Thursday, January 1, 2015


January 2015 Wintertime Raptors (And a song dog)
Winter time Raptors are featured in the photos below. These are all new pictures taken in December of 2014. Some interesting looks at Golden Eagles from Alameda and Contra Costa. Los Vaqueros Coyote, Kestrel profile, Red tail, burrowing owl and special visitors The Ferruginous hawks.

1 Coyote @ Los Vaqueros reservoir Alameda side. According to Wikipedia, To the Bay Miwok natives “The Coyote was seen as the representation of their creator God”, Interesting they chose such an expressive animal. And an incredible survivor. Seems all emotions are shown by the song dog to any observer who cares to notice…

2 Golden Eagle taken near Byron. This photo is one of my favorite pictures.

3 Osprey in south east CC County Delta. There is a favorite perch used by Osprey’s in the Delta overlooking the river below. This bird was enjoying a snack when photographed. Ironically, this same tree was used for a few years for nesting Swainson hawks. They moved to a nearby more stable tree where they raised two youngsters last year.
4 Ferruginous hawk near Knightsen.

5 Golden Eagle taken in eastern CC County.
6 Red tail hawk taken near Bradford Island ferry.

7 Kestrel taken in Byron. In the open areas of east CC County, Kestrels are the quickest to bolt away from photography. This bird was preoccupied at the time and took a second to stare and wonder…That was plenty.
8 Golden Eagle in flight near Byron.

9 Ferruginous hawk near Jersey Island.
10 Burrowing owl taken near Oakley.

Happy new year to all, hope your holidays are the best ever…

Thanks, Dave









 

Tuesday, December 2, 2014


December 2014 Bay area local wildlife

Forecast is RAIN, RAIN, and then RAIN. If it will take a miracle; this is the way to get it started. Posting pictures of local wildlife in the bay area. Pictures tell a story...

1- A soaked coopers hawk chases scrub jays in Oakley almond trees during recent rainstorm.
This photo was taken while I was writing this, I walked to my back sliding glass door and looked out to our scrub jay's perch on top of an almond tree in property behind me. Their are several scrub jays that squawk and fight relentlessly over the treasures of this area, suddenly cleared out by this stalker...
2- A recent photo of an osprey at Los Vaqueros perched on his favorite tree overlooking the lake.
3- A golden eagle I have been chasing near Byron airfield. I believe there were brush rabbits in the area, as this one allowed me in pretty close.
4- A white egret in flight at Holland tract with something to say.
5- A blue heron flies along a slough near Bethel Island.
6- Only older photo in this group was an encounter with a short eared owl in 2007 near Byron airfield. Drove out there on a rainy day and observed a group of birders using their scoping equipment to view these owls at a considerable distance. I stopped and spoke with a kind older gentleman who let me take a view through his scope. “They fly like large moths he commented.” It was wintertime and he advised me that if it is foggy and rainy out here one could come by and with some luck may see the short eared owls”. The next day was thick fog and rain so I went back out there. This time not a person around, but the large short eared owl stood on a fence post right where we stood the day prior to view the field. This photo was taken that day. In the following years of drought I never saw another one out there. Maybe this year…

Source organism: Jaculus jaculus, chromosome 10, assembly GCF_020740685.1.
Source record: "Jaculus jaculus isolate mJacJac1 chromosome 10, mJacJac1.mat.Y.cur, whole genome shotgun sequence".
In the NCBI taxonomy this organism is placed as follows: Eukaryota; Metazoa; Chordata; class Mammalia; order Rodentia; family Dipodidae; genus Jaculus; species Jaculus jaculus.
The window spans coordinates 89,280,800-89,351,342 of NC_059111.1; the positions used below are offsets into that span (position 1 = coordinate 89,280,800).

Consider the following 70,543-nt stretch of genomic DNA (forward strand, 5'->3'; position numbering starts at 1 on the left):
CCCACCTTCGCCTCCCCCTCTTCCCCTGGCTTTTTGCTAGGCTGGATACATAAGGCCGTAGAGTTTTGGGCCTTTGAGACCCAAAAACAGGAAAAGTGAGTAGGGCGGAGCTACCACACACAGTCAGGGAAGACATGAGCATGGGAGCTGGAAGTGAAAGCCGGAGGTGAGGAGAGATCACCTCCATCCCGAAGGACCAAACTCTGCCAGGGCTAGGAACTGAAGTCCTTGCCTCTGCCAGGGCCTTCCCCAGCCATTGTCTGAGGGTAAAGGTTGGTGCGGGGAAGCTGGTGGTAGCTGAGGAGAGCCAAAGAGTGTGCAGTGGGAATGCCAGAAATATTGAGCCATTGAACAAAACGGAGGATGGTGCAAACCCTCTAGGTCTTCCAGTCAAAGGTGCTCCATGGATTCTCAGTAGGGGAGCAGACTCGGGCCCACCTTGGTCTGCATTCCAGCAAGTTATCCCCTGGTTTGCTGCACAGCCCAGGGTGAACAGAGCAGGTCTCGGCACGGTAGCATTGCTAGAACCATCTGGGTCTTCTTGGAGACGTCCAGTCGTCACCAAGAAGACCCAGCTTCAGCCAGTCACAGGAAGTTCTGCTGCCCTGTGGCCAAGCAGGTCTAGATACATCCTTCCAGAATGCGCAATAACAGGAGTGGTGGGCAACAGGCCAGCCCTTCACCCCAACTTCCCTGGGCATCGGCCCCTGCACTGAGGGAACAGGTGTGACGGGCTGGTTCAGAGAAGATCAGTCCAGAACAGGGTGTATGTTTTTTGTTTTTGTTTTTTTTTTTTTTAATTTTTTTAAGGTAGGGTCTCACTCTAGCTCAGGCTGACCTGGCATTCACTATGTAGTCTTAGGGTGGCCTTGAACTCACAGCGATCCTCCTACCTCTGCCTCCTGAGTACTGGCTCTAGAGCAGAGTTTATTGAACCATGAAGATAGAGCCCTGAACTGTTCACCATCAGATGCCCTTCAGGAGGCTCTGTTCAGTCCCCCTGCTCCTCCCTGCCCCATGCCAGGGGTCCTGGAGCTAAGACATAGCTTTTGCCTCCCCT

7- recent yellow-rumped  warbler at our back yard pond.
8- double crested cormorant drying out at Holland tract.
9- Los Vaqueros osprey again showing off the talons. Originally thought this Osprey was "Oscar" A osprey who was rescued at Los Vaqueros recently. He was banded I have heard prior to his release back to the wild. Concerned folks at Los Vaqueros are on the search for Oscar as he has not been seen lately. I will keep an eye out for him as well.
 
10- coyote in Byron good to see green grass coming up in those meadows.
*Note: photos downsized on this site. Click on picture for larger view.

Hope everyone has the best of holidays…

Dave










 

Sunday, November 2, 2014


November 2014,               The Seasons of change

                     Sharing recent wildlife photos of the fall season in the Bay area. As the seasons change so do conditions in the wild. Weather, development, rodent control measures and other environmental conditions effect the movements and population of indigenous animals in the Bay area.  Some animal species have good or bad years depending on circumstances. Sometimes it may be just luck or timing of crossing paths with animals in the wild. However, if one is spending lots of time living, hiking, driving, horseback riding or bicycling in wild areas the truth generally reveals itself. It would be nice to hear from bay area residents on their opinion of changes they have noticed within the wildlife areas they frequent.

Some wildlife tendencies I have observed;

*I maintain the Burrowing owl population has suffered the last few years as I have said before. It is harder for me to locate the owls I have previously followed.

*The large Black tail deer bucks. I haven’t seen the truly large ones I have before. Is this the expanding population of wild turkeys competing for the same food source? I don’t know… And with all the turkeys, what did this do to the bobcat, coyote and mountain lion populations?

*Rough Legged Hawks. These hawks have been scarce. Perhaps they shift locations due to climate changes or rodent populations. Haven’t seen one in two years in the east CC County where my earlier photos were taken.
*Ferruginous Hawks and Golden Eagles seem to hold their own in Contra Costa County despite lands being developed where they hunt in the winter. May be a concern later …   

These are just some of the things I have noticed. Again I would like to hear what you have noticed out there in our wild areas.

Thanks, Dave